The result was the 1993 New Zealand Curriculum Framework. In its social sciences section, it states that "a broad understanding of society is essential if students are to take their full place within it as confident, informed and responsible participants." (My emphasis). Students will be helped to understand their rights, roles and responsibilities as members of a family and as citizens in a democratic society. It continues with a definition of values: "Values are internalised sets of beliefs or principles of behaviour held by individuals or groups No schooling is value-free. Values are mostly learned through students' experience of the total environment, rather than through direct instruction The school curriculum, through its practices and procedures, will reinforce the commonly held values of individual and collective responsibility which underpin New Zealand's democratic society. These values include honesty, reliability, respect for others, respect for the law, tolerance (rangimarie), fairness, caring or compassion (aroha), non-sexism and non-racism."
The seven years since that was introduced may not have been a long-enough period comprehensively to assess how effective it is. I don't know what the Curriculum said before this, but I have a fair idea that whatever it said, schools were often reluctant to get into 'values', as such, inhibited perhaps — mistakenly — by the secular clause in the Education Act; but also perhaps because not all teachers shared all these commonly held values; or, because they thought particular values were over- or under-emphasised
That we have not always done very well in teaching values, for whatever reason, is pretty obvious. We are no longer the caring society that we once, I believe reasonably accurately, believed we were. Voluntary helpers and community workers are increasingly hard to come by, and not only because of the time pressures of modern life. We can be remarkably careless about our natural environment when we believe that others will bear the costs of any lack of care. Dishonesty is rampant, both in its blatant forms of theft and fraud, and its more subtle forms such as tax evasion. Welfare organisations are badly short of money, while huge sums are spent on gambling. Marriages fail at an unprecedented and alarming rate: large numbers of children are growing up without the benefit of a father. Youth crime, especially crimes of violence, is of worrying proportions. So is the extent of binge drinking and teenage suicide. There are a lot of lost souls out there, so many of them young, marginalised, alienated, with no purpose, often no hope. We are still a wonderfully energetic, innovative and talented society, but all is far from well.
These negatives lead me to emphasise one particular sentence in that Curriculum definition of values. "Values are mostly learned through students' experience of the total environment, rather than through direct instruction". This could, I suppose, be used as a cop-out, an excuse for minimising direct instruction — although I am sure that no good teacher would use what I understand by "direct instruction." If the Curriculum is talking about the total school environment, I agree. Just the other day the Herald ran another article in its series which argued that schools influence children's values less by direct teaching than through the impact of their culture. In other words, the values that are taught must be seen to be lived out in the school, otherwise they become a mere academic exercise. But if the Curriculum is looking to the environment beyond the school, the problem is that the total environment there may not be a particularly good teacher at all of the kind of values we are talking about. This means that the role of the school becomes much more important than the Curriculum would give it credit for.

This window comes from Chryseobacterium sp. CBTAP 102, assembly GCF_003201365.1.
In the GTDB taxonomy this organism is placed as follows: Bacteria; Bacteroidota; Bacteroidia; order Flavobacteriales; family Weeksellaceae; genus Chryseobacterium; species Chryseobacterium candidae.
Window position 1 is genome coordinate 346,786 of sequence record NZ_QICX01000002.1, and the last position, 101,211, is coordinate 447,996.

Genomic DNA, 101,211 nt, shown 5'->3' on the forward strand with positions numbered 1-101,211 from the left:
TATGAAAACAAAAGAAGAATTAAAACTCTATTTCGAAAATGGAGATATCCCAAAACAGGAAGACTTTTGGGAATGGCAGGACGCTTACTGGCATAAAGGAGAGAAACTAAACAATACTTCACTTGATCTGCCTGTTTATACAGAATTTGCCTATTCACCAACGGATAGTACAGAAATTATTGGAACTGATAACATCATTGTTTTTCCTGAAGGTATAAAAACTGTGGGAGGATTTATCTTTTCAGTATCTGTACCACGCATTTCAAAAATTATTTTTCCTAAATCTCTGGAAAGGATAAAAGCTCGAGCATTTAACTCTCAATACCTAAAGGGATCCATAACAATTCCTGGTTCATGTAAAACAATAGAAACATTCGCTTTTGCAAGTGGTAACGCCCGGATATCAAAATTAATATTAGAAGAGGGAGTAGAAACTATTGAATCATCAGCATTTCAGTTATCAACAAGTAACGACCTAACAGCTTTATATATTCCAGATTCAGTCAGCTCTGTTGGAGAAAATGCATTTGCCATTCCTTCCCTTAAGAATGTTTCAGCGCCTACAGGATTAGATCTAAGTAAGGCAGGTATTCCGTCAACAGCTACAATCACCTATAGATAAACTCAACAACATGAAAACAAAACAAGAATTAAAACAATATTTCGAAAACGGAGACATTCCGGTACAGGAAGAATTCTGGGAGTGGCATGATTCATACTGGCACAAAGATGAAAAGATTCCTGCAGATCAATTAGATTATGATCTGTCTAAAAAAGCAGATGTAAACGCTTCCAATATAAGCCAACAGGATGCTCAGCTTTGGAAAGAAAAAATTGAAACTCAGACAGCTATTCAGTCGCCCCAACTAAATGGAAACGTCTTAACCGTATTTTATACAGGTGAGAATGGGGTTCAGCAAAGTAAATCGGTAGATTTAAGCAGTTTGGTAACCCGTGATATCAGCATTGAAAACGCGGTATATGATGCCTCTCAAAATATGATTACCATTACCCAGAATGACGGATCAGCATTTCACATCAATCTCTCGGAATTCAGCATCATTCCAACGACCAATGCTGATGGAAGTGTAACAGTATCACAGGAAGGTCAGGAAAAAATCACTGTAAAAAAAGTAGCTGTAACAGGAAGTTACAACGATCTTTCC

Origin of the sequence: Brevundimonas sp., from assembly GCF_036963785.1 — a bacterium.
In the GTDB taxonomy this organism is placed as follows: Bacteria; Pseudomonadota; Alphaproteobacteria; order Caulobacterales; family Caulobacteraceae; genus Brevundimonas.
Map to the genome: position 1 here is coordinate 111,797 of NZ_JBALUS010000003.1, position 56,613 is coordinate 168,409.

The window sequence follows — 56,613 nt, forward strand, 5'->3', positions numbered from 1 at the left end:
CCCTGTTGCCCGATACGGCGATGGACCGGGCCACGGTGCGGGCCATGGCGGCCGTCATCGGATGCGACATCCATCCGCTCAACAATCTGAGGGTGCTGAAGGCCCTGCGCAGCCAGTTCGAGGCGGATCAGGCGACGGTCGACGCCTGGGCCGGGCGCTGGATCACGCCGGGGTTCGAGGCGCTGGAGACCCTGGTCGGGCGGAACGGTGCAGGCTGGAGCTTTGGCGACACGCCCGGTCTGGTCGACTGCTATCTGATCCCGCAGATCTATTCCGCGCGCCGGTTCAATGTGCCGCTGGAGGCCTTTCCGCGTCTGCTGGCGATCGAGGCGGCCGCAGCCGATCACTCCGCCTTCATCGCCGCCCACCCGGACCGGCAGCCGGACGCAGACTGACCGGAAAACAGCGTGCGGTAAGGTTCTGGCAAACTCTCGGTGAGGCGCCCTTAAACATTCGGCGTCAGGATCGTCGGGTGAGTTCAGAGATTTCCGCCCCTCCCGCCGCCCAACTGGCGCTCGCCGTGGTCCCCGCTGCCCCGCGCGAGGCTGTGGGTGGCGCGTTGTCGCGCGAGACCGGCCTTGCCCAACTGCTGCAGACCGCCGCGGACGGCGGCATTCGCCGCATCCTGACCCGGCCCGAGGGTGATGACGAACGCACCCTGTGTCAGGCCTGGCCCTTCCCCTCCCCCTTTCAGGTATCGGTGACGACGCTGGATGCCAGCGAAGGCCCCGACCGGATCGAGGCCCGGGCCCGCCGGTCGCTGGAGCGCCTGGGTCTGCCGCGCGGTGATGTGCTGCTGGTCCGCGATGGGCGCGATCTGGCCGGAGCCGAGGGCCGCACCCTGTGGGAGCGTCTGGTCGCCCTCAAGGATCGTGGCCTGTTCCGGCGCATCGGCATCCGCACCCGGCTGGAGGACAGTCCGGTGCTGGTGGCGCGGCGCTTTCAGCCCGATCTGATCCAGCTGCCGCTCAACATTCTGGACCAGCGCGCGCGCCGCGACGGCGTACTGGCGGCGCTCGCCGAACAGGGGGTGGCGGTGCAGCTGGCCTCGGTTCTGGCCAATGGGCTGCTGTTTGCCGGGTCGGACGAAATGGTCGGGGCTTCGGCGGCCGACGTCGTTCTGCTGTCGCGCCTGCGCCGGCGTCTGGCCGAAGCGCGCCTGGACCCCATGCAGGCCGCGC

Moreover, if our schools are to embark on a programme of values education, it is crucial that the community at large also endorses by example rather than by precept, the personal and community qualities that are to be taught. This is a challenge to everyone, particularly people in any position of influence, be they community leaders, sports people, employers or media writers and programmers. The role of television in shaping values is, I am certain, a major one. What values are portrayed there? I believe that a much greater parental sense of responsibility has to be exercised when it comes to TV viewing, and some school evaluation and informed criticism of TV content would, surely, also be useful.
"Learning to be", and "learning to live together". There are exciting possibilities here. And a great, even a very great, challenge. For what is at stake is the future of our nation. Are we to continue to teach skills without at the same time seeking an accompanying responsibility? Are we to allow our young to keep their sights fixed on material gain without regard for the beggar at the gate? Is the pursuit of pleasure and personal satisfaction to be our national and consuming ambition? Are we destined to live in conflict one with another, wealth against poverty, privilege against deprivation, colour against colour, race against race? These are fundamental issues, bedrock issues on which societies may founder. They must assuredly be addressed, again, in a higher percentage of New Zealand homes. But they must just as assuredly, be addressed in New Zealand schools. The combined effort of home and school may then have a better chance of being heard above the clamour of all the other voices our children hear, advocating, implicitly always, and often explicitly, that only 'Me, me, me' is of any importance, and never 'You'; and that the future does not exist, rather only the here and now, and the pleasure of the moment. Really, we know otherwise. Now, we must act on that knowledge.